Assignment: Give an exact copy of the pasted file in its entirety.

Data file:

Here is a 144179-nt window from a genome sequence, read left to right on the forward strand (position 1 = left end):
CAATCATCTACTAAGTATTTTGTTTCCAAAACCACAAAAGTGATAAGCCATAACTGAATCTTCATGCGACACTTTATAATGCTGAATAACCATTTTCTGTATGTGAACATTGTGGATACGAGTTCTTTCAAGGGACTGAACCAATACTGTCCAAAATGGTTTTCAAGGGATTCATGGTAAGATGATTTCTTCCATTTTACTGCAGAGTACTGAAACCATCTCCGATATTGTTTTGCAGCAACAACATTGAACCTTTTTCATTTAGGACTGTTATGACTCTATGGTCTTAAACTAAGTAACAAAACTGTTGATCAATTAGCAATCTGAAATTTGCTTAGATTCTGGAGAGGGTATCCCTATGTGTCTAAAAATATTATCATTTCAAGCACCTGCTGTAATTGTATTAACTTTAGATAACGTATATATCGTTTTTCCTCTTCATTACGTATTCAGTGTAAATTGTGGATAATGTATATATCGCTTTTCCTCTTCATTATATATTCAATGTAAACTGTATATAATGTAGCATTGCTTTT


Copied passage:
Here is a 144179-nt window from a genome sequence, read left to right on the forward strand (position 1 = left end):
CAATCATCTACTAAGTATTTTGTTTCCAAAACCACAAAAGTGATAAGCCATAACTGAATCTTCATGCGACACTTTATAATGCTGAATAACCATTTTCTGTATGTGAACATTGTGGATACGAGTTCTTTCAAGGGACTGAACCAATACTGTCCAAAATGGTTTTCAAGGGATTCATGGTAAGATGATTTCTTCCATTTTACTGCAGAGTACTGAAACCATCTCCGATATTGTTTTGCAGCAACAACATTGAACCTTTTTCATTTAGGACTGTTATGACTCTATGGTCTTAAACTAAGTAACAAAACTGTTGATCAATTAGCAATCTGAAATTTGCTTAGATTCTGGAGAGGGTATCCCTATGTGTCTAAAAATATTATCATTTCAAGCACCTGCTGTAATTGTATTAACTTTAGATAACGTATATATCGTTTTTCCTCTTCATTACGTATTCAGTGTAAATTGTGGATAATGTATATATCGCTTTTCCTCTTCATTATATATTCAATGTAAACTGTATATAATGTAGCATTGCTTTT